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Clegg Hoyt (December 10, 1910 – October 6, 1967) was an American film and television character actor, originally from Norwalk, Connecticut. Hoyt's acting career lasted eleven years and he appeared in many Westerns, as well as in sitcoms, and dramas.

Clegg Hoyt
Clegg Hoyt - photo.jpg
Born(1910-12-10)December 10, 1910
DiedOctober 6, 1967(1967-10-06) (aged 56)
Resting placeBabylon Rural Cemetery in Babylon, New York
ResidenceLos Angeles, California
OccupationActor

Contents

CareerEdit

Hoyt made his television debut in 1955 as a carnival barker in the episode "Practice What You Preach" in the series The Great Gildersleeve based on an NBC radio program. His feature film debut came the following year with an uncredited, minor role in Mohawk. In 1956, Hoyt played the role of Dutch in Santiago starring Alan Ladd.[1] In 1957, he appeared as Tucker, another uncredited role, in The True Story of Jesse James, along with Jeffrey Hunter in the role of Frank James, the older brother of the notorious Jesse James.

Hoyt in 1959 portrayed Bugs Marino in "The Joe Angelo Story", an episode of the NBC crime drama The Lawless Years starring James Gregory. In 1962, he played the role of Ozzie Rupert in "For a Deadly Redhead" in the ABC/Warner Brothers' detective series Surfside 6. His other single-episode appearances ranged from being a gangster in The Many Loves of Dobie Gillis to a milk deliveryman in Harrigan and Son, a traveling prizefighter in The Real McCoys, a jailer in The Monkees, and a masseur in David Janssen's Richard Diamond, Private Detective.[2]

From 1961 to 1965, Hoyt was cast as Mac in twelve episodes of NBC's Dr. Kildare, starring Richard Chamberlain and Raymond Massey. He also made appearances on: Bonanza (eight times), Gunsmoke (five times), Alfred Hitchcock Presents and Peter Gunn (four episodes each), Playhouse 90 (three times), and twice on both Have Gun – Will Travel, Mr. Lucky (as Pudge), Combat!, and The Twilight Zone, in the latter as a shopkeeper in the episode "Static" and as a bus driver in "The Bard".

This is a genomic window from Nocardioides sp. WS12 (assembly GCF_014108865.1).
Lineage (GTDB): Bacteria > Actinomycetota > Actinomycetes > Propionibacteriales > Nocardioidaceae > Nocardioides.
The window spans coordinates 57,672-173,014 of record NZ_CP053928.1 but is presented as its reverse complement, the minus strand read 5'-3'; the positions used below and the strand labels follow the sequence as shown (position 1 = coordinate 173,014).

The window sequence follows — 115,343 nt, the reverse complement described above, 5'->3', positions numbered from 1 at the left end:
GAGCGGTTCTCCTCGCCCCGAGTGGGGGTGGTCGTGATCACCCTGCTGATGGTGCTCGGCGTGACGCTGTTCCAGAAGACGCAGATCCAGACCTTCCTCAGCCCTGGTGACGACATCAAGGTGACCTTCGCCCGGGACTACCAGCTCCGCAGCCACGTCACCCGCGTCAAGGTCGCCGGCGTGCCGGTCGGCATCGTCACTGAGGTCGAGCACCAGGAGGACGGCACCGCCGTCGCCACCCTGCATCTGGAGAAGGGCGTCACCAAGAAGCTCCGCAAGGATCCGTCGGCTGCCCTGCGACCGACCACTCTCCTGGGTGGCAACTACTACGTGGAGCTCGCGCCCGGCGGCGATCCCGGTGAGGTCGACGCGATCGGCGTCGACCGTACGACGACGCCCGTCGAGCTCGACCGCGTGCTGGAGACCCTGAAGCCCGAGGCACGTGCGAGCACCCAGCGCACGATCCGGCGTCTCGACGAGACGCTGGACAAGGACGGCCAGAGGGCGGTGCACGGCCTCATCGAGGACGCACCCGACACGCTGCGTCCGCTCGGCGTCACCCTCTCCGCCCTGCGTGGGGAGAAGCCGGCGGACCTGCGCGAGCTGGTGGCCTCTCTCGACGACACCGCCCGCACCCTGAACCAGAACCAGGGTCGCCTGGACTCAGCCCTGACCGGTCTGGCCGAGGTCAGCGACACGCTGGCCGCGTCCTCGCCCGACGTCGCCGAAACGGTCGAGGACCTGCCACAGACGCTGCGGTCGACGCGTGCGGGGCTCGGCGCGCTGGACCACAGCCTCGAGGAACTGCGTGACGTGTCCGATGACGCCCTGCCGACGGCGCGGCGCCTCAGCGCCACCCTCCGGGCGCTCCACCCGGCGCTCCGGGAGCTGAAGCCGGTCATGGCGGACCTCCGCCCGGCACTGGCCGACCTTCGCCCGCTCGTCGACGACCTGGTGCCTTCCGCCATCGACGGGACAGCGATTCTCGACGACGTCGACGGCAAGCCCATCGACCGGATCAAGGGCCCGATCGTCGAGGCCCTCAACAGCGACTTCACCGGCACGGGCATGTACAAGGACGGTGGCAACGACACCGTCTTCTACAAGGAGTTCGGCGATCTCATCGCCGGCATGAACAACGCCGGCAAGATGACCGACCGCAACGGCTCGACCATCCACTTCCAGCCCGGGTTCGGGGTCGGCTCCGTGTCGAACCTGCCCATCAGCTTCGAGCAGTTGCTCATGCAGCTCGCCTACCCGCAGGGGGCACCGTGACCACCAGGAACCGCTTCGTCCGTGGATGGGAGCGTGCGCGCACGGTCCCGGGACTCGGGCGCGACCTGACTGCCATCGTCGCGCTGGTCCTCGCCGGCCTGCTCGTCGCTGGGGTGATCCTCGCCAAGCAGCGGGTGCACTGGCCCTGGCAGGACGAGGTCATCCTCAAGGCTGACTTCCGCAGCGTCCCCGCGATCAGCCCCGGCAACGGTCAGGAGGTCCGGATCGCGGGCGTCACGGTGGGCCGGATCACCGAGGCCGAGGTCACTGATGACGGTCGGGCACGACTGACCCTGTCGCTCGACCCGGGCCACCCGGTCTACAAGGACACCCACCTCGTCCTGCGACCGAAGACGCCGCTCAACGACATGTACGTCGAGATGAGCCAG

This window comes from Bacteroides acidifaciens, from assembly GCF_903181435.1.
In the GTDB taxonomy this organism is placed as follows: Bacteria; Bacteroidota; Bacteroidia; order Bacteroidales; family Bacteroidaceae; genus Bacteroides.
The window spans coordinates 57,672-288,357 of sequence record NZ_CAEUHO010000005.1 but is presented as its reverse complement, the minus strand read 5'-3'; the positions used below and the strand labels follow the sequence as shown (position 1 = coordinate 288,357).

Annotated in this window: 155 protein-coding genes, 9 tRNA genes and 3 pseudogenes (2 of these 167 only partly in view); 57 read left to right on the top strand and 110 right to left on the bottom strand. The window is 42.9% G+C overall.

In November and December 1964, Hoyt filmed scenes at Desilu Studios in his role as Pitcairn, the transporter chief of the fictitious USS Enterprise, for the first pilot episode, "The Cage", of the original NBC science fiction series Star Trek. "The Cage" was subsequently edited into a two-part episode and renamed "The Menagerie" for broadcast in November 1966. Robert C. Johnson performed Hoyt's voice in the pilot.

Hoyt appeared in several uncredited roles over his career. He appeared as George in an uncredited silent role with comedian Paul Lynde cast as a sportscaster in the 1964 Walt Disney film Son of Flubber, a sequel to The Absent-Minded Professor, both starring Fred MacMurray.[3] He also had uncredited roles in other films including: the character Lefty in Rod Steiger's 1959 picture Al Capone, as a craps player in Johnny Cool (1963), and as a deputy with Sidney Poitier and Steiger in In the Heat of the Night (1967). In 1958, he played Sheriff Lloyd in the film Damn Citizen with Keith Andes in the starring role of Francis Grevemberg the Louisiana State Police superintendent who tried to rid his state of corruption during the 1950s.

DeathEdit

Hoyt died of a stroke at fifty-six years old in the Woodland Hills section of Los Angeles, California. He is interred at Babylon Rural Cemetery in Babylon in Suffolk County on Long Island in New York State.

Partial filmographyEdit

Television westernsEdit

Hoyt appeared as a guest star on these television westerns:

ReferencesEdit

  1. ^ "Santiago (1956)". Baseline / The New York Times. Retrieved 2 March 2016.
  2. ^ a b "Clegg Hoyt". tv.com. Retrieved August 4, 2014.
  3. ^ "Clegg Hoyt". paullynde.info. Retrieved August 4, 2014.

External linksEdit